Title Planning 101: what to know before you buy
The dramatic price increases in B.C. real estate over the past couple of years has affected people’s Estate planning and triggered more discussion of what to do with titles to properties they own.
What we’re facing
In my opinion, there is still a lot of uncertainty stemming from how owners view title and ownership of property, because they are not the same. A person may be a registered owner on title to a property, but that does not indicate full ownership.
I’ll start with a couple of points to clarify.
First, what a title to any property tells you is, most important, the name(s) of the owner(s) of the legal title. They may or may not have paid to acquire it. They may have been added to the title. The title is then some evidence of ownership of the property.
The other type of ownership of property is called “beneficial” ownership. It is not always indicated by the identity of the registered owner.
A “beneficial” owner of property owns a legal interest in the property but not title. Such an owner has most likely contributed to the property in some way, such that they have acquired an interest in the property.
The concept of beneficial ownership can be confusing, especially if a beneficial owner is not the registered owner shown on title.
Legal and Tax
There are two considerations that people need to take in every title plan.
The first are the legal ramifications of any particular title registration. For example, a couple in a marriage-like relationship who buy a property and register title in both their names as joint tenants need to know that, if one of them dies, the other will take full legal title by right of survivorship (and maybe the beneficial ownership as well).
They may or may not want that, especially if the relationship is a subsequent one and each person has children from prior relationships.
The second consideration are the tax ramifications of any particular registration.
For example, if a married couple choose to add a child as a registered owner on title, to avoid the property falling into their Estate when they pass, they need to know there is a risk that the child (assuming the child does not live on the property) will incur a capital gain when the property is later sold.
In my opinion, the most important thing to know in title planning is that every purchase should be planned. It is true that many purchases are straightforward.
I expect, for example, that most married couples register their principal residence in both names, as joint tenants. But that will not necessarily apply every time.
If one of the members of the couple is a professional who is at risk, from their work, of being liable in negligence claims (for example, Engineers or Lawyers), registering title only in the name of the non-professional person might be appropriate.
In addition, if the property being purchased is a non-residential property (such as a revenue property or a lakeside cottage), it may or may not be appropriate to register title in both names or even in a company name (such as in a family holding company).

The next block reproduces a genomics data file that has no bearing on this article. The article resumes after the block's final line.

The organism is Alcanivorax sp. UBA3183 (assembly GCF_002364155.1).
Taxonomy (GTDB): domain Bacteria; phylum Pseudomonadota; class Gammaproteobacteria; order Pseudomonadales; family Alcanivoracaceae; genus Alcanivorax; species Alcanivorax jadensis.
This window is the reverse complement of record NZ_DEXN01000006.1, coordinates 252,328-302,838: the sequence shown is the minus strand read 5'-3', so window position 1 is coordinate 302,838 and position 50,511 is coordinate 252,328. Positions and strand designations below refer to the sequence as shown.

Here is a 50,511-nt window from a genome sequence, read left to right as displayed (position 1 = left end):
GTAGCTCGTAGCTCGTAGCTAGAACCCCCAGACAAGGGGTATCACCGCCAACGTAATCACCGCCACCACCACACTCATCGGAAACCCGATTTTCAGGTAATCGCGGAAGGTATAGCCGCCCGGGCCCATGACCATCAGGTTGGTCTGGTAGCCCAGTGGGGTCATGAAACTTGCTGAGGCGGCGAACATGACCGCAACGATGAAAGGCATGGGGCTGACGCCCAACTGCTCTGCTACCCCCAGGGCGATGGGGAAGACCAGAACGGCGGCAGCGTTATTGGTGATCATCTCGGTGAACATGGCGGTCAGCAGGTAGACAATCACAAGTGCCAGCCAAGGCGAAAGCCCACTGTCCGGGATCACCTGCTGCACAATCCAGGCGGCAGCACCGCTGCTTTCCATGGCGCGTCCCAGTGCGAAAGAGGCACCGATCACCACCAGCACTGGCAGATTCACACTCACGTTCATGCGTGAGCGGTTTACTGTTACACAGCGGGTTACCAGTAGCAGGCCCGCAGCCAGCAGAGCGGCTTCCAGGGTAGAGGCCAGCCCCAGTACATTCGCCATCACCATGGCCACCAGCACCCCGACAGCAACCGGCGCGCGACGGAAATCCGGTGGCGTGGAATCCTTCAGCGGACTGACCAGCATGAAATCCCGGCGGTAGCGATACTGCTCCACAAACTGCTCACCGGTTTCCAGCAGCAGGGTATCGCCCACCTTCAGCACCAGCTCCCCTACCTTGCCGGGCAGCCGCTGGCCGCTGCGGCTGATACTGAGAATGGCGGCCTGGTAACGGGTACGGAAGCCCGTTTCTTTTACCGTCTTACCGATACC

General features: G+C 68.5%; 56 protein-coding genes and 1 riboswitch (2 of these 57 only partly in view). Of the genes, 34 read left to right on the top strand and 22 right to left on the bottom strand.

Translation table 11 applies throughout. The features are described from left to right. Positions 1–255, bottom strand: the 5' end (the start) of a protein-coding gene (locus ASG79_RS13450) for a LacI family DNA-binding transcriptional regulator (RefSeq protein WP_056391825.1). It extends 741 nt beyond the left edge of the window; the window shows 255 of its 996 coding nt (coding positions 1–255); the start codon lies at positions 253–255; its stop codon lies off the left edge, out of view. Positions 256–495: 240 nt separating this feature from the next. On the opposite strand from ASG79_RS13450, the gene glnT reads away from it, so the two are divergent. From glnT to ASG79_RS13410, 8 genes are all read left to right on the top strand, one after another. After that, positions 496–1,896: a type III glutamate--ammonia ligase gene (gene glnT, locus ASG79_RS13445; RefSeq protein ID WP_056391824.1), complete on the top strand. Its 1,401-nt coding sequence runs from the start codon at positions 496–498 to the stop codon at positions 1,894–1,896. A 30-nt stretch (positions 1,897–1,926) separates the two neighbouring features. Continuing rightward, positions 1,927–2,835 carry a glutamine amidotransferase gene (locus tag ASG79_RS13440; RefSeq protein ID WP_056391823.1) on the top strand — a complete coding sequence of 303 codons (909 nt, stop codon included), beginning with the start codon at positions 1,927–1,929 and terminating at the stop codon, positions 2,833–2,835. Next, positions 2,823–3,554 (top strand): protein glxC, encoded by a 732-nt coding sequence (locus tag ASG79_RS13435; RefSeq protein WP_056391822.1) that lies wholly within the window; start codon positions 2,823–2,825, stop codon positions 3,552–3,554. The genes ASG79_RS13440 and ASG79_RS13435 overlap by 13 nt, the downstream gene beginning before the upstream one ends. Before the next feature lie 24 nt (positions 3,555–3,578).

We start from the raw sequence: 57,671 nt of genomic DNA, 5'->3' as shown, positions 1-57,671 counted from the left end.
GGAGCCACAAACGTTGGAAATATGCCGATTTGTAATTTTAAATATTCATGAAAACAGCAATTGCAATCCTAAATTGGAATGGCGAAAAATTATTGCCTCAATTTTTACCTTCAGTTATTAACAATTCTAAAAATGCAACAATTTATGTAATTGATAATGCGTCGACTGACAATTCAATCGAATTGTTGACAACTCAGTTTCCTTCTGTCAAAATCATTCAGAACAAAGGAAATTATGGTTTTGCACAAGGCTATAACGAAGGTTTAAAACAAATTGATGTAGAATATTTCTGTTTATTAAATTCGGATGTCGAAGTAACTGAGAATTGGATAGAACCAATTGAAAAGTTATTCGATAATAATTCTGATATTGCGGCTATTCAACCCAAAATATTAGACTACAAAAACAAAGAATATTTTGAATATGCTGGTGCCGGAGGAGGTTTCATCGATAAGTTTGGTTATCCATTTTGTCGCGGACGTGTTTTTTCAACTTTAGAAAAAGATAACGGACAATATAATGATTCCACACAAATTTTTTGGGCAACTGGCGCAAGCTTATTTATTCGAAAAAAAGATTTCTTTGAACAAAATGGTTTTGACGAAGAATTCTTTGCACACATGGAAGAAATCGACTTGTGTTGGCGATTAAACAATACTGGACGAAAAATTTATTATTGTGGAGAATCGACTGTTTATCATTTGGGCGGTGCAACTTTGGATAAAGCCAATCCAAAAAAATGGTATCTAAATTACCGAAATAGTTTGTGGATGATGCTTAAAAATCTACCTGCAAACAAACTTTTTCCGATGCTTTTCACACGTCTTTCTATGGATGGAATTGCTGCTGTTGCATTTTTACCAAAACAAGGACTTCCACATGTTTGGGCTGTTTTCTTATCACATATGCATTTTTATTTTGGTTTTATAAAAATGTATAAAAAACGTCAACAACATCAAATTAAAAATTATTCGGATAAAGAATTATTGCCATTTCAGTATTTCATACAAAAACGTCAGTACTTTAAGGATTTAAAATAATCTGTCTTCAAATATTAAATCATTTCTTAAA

Again, it has to be discussed and that is best done at the time of purchase.
Avoiding Probate fees
This remains a significant topic for many families in their Estate planning. The intention is to avoid having a property fall into a person’s Estate when they die.
The reduction in the Estate value and subsequent reduction in probate fees (currently at 1.4% in B.C.) is attractive. But there is risk, and it arises in transferring a title to someone who does not live on the property and/or who does not pay anything for the interest they get.
Legally, there is no great problem in the title transfer. Legal title is typically transferred fairly easily and in the effort to avoid Probate fees, a joint tenancy is established with the person being added, or the property is gifted to another person (usually a child).
But without proper documentation, a transfer of the title may not include a transfer of the beneficial interest of the person.
In my opinion, CRA views transfers to non-spouses as dispositions. The person receiving the registered interest is deemed to receive it at fair market value, though they usually pay nothing for it.
If they sell the property, say, after the transferring person passes away, the capital gain to the person who was added on to title can be as high as the full sale price of the property (because their cost is $0).
Again, some steps need to be discussed and taken at the time of the contemplated transfer.
In my opinion, the capital gain tax cost (half the gain is taxed as income) is usually far higher than the amount of the Probate fee being saved. Having a higher-valued Estate is not “the end of the world,” and may be cheaper than engaging in a dispute with CRA.
Title planning has become an integral part of Estate planning. As values of real estate in the Lower Mainland have risen dramatically in the last 20 years, so have the risks involved in any title planning.
It should be said that if a couple owns a property (whether residential or otherwise), if possible they should register title in both names. That way, if one person passes away, any capital gain is deferred until the other person does.
Having said that, where any two or more people buy a property, there should be a discussion with their advisor(s), before the purchase closes, about how title should be registered.
Buyers should know the risks involved in any specific title registration, immediately and into the future.
If it is later decided to change the title, this also requires a lot of discussion, with not only a Lawyer but also (in my view) an Accountant, so that any tax implications are known and taken into consideration.
This ad ran in the Richmond News on May 27, 2016.